It is too early to declare the United Nations (UN) climate change Cop26 summit a failure; there have already been real signs of progress, according to one of the world's foremost climate scientists.
Professor Michael E Mann, a climatologist, geophysicist and director of the Earth System Science Center at Pennsylvania State University, called for perspective, tweeting that negotiations at Cop26 are barely under way.
"It is way too early to assess what was and wasn't accomplished. We'll only know that in a week, but there is already some very real progress," he said.
Environmental activists locked out of the Scottish Event Campus in Glasgow last week lamented the fact that the fossil fuel companies had a wide range of delegates in attendance at the 25,000-strong summit, which heard a number of pledges from world leaders on robust action to tackle climate change.
Despite the pledges, activists have largely dismissed the words of global leaders, claiming the event is high-level "greenwashing".
Greenwashing is the term used to describe firms and organisations embellishing their green credentials through slick marketing, scant evidence, and out-of-context claims.
Prof Mann also tweeted: "Beware of the slippery slope from cynicism to nihilism. It leads to the same place as denialism: inaction. Which is precisely what polluters and those doing their bidding want."
Prof Mann has authored more than 200 peer-reviewed and edited publications, and is considered to be one of the outstanding scientists in the climate change realm.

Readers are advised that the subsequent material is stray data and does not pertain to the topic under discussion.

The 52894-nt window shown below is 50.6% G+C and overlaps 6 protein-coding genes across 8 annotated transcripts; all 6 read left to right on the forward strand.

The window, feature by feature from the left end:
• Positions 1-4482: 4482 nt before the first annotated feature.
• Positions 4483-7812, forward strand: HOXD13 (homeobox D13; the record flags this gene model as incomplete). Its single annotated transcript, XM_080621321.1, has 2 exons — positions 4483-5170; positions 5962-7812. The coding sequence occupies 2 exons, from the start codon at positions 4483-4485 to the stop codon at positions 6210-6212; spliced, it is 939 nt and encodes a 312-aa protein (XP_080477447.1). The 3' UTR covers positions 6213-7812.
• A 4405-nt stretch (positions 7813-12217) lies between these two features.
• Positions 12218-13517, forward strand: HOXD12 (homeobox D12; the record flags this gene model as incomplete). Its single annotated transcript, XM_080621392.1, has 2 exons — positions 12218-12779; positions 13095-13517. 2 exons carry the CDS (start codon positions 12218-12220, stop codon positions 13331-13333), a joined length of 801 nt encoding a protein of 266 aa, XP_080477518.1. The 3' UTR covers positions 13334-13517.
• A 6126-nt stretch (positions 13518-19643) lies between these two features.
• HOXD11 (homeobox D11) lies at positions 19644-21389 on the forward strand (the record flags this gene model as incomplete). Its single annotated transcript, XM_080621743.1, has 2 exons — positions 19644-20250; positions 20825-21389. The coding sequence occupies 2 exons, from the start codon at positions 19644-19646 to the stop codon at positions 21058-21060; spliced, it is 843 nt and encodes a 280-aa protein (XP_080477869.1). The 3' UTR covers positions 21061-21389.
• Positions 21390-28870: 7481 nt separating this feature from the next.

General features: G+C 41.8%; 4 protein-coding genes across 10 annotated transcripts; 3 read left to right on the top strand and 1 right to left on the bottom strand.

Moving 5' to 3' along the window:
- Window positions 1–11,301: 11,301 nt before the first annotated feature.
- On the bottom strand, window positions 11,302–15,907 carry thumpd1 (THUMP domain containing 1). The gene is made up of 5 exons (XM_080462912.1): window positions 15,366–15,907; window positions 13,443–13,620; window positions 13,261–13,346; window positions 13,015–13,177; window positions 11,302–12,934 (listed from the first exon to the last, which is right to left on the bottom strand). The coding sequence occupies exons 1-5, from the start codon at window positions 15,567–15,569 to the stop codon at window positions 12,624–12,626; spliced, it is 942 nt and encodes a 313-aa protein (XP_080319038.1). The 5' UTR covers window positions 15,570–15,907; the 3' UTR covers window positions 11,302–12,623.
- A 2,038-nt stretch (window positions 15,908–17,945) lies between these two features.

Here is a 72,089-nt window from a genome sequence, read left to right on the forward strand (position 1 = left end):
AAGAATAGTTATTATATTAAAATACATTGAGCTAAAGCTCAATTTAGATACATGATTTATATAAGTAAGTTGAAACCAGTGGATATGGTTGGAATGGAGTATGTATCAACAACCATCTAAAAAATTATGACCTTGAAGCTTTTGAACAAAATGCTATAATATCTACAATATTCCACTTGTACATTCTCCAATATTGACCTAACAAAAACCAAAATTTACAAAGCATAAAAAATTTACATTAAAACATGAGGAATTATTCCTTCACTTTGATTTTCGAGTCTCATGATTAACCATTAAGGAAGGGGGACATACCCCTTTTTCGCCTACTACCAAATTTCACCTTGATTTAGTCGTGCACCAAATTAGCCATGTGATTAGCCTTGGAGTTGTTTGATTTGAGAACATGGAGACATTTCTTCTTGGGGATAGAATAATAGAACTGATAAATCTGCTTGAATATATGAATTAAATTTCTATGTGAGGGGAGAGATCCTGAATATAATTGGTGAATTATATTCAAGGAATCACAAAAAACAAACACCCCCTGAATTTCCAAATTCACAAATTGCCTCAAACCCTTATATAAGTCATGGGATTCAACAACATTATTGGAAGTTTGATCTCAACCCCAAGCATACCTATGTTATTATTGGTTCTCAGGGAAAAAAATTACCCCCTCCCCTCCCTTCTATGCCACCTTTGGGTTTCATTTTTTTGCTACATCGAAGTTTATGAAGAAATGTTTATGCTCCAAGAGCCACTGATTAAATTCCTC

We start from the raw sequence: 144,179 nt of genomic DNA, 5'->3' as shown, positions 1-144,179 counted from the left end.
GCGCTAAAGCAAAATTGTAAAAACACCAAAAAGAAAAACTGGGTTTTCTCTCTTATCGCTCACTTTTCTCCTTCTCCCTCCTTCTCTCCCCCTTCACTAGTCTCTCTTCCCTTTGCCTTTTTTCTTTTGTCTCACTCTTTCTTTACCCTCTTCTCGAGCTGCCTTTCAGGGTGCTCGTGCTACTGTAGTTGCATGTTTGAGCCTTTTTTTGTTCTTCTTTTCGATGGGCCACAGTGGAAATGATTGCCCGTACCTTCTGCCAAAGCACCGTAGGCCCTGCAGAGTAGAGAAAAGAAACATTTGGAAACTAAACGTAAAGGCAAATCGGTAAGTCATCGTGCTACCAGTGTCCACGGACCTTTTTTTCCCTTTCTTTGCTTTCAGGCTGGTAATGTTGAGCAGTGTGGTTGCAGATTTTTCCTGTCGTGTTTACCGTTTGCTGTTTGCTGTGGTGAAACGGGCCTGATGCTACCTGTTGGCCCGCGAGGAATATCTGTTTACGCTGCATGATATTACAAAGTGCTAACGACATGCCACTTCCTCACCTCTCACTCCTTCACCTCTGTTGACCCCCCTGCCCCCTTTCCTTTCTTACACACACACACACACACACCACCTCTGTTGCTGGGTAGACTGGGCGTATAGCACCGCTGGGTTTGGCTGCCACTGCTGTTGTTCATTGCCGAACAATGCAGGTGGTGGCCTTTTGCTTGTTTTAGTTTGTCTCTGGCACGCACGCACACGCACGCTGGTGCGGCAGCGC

Inside Cop26 are opportunities for academics, researchers, and business leaders to network at a level that is unreachable outside of such a setting, University College Cork (UCC) professor Brian Ó Gallachóir said.
The director of the Cork-based Science Foundation Ireland Research Centre for Energy, Climate and Marine (MaREI) and professor of energy engineering at UCC said Cop26 had given a golden opportunity for future partnerships to spring up as delegates from around the world met each other in person.
"It is a unique opportunity. We all have our conferences and workshops that we attend, but to have this on our doorstep, so close to Cork, is why UCC sent a delegation. The value of the networking, the value of having access to the latest information and the politicians and the policymakers from around the world, it's unique in that regard.
"If you look at it on an annual basis, there is no other topic in the world that countries come together to discuss and listen to the science, to work out what the next steps should be. There is a bit of theatre surrounding the world leaders, but in fact, the ambitions they express puts it up to the negotiators to push further.
The fashion industry is the latest to signal its intent to reduce emissions at Cop26, with updated targets under the Fashion Industry Charter for Climate Action.
It pledged to halve emissions by 2030, with a pledge to achieve net-zero emissions no later than 2050 – considerably higher than the previous target set of 30% aggregate greenhouse gas emission reductions by 2030.
Some 130 firms have signed the fashion charter including Kering (owner of Gucci, Alexander McQueen, and Yves Saint Lauren), Chanel, Nike, and Puma.